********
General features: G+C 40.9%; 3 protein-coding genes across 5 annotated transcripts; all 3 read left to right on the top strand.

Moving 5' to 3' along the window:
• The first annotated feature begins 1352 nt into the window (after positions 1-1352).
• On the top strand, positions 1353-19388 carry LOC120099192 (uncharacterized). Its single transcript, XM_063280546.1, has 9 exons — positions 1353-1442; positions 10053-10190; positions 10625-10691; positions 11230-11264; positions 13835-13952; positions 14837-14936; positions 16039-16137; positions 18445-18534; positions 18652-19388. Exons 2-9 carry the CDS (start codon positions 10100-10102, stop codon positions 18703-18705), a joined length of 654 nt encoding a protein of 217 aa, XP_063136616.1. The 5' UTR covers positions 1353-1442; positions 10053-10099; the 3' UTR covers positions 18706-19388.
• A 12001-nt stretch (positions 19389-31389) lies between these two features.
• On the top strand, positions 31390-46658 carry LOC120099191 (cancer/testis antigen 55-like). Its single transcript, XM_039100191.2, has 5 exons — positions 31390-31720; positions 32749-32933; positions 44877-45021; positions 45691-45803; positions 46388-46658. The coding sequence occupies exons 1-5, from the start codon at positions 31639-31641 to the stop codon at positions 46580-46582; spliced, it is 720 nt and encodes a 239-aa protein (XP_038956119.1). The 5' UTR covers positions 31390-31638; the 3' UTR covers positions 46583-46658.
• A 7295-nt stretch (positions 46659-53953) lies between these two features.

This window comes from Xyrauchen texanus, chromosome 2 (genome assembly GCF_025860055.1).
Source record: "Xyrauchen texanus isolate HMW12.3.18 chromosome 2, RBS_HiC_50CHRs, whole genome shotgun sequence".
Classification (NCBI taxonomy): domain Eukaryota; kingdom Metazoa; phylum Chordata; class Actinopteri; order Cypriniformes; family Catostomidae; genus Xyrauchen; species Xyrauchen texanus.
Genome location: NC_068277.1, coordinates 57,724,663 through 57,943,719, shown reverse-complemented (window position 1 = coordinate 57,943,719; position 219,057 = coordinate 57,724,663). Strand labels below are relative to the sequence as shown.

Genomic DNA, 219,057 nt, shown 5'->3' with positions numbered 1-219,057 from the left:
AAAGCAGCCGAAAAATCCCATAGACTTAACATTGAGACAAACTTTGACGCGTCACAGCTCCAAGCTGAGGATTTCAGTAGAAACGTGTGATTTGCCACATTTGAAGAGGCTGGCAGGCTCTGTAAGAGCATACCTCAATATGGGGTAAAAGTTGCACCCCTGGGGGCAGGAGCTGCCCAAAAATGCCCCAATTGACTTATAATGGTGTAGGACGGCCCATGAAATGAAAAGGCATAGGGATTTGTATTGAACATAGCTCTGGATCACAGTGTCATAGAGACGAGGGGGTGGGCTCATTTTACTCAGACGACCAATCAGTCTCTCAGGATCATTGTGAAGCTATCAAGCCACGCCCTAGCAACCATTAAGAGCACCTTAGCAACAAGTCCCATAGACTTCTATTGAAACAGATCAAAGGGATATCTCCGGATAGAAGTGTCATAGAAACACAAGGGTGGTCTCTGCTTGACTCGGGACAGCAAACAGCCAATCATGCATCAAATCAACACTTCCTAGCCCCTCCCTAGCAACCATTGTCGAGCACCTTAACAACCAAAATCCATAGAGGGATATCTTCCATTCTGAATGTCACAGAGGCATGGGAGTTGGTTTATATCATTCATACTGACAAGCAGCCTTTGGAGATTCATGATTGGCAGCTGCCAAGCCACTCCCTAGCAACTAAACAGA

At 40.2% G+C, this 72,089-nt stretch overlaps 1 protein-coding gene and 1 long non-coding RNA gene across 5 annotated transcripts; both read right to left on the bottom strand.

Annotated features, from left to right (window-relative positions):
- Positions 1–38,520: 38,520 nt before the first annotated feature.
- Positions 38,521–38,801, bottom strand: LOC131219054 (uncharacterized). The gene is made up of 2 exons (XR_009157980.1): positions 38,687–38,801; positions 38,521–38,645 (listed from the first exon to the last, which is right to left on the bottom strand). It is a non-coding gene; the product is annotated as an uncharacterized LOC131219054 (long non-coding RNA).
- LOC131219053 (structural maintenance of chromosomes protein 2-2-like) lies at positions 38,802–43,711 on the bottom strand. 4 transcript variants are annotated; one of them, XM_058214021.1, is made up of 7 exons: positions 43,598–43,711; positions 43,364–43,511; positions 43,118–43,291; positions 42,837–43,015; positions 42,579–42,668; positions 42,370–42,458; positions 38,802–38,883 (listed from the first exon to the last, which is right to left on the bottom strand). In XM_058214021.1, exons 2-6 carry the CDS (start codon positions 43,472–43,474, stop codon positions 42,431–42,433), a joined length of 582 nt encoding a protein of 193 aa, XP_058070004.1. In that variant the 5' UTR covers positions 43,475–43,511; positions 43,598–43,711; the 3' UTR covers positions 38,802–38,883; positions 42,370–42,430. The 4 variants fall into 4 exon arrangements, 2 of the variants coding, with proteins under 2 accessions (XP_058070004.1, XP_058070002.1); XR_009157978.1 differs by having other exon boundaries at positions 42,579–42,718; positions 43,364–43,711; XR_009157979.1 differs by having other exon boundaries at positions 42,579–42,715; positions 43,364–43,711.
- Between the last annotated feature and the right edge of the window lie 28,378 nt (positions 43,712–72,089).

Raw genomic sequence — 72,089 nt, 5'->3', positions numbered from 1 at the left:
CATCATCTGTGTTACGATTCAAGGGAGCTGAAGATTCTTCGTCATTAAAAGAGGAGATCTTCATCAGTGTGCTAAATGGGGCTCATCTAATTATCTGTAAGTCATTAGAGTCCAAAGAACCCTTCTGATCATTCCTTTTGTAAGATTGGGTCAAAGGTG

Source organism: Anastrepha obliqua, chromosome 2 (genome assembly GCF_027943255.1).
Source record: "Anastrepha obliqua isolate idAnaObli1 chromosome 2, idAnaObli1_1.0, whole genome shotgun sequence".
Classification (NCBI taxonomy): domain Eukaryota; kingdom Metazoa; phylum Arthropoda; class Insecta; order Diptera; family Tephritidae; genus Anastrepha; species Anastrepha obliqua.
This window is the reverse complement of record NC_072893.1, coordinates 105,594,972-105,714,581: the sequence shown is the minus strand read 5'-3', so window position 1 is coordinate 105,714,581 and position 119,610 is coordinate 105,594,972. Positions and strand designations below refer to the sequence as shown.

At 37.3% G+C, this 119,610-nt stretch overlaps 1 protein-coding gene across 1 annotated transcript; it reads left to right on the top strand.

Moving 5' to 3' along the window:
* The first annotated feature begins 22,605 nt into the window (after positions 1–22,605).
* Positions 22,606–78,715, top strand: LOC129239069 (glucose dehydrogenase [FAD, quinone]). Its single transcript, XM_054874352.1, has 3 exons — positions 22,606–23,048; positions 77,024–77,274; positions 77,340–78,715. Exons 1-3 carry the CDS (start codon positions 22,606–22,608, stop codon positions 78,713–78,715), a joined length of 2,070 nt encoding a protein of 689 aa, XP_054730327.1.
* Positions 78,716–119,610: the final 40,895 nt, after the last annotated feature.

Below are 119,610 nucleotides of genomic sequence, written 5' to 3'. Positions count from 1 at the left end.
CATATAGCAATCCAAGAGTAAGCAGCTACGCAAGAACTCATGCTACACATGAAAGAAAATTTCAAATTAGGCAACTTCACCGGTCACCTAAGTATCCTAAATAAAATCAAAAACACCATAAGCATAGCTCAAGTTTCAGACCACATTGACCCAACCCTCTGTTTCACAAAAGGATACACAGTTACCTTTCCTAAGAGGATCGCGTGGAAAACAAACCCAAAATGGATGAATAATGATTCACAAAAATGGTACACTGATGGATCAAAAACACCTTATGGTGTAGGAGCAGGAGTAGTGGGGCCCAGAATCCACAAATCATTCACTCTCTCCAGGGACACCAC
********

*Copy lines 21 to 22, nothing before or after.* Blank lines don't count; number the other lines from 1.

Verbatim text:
CATCATCTGTGTTACGATTCAAGGGAGCTGAAGATTCTTCGTCATTAAAAGAGGAGATCTTCATCAGTGTGCTAAATGGGGCTCATCTAATTATCTGTAAGTCATTAGAGTCCAAAGAACCCTTCTGATCATTCCTTTTGTAAGATTGGGTCAAAGGTG

Source organism: Anastrepha obliqua, chromosome 2 (genome assembly GCF_027943255.1).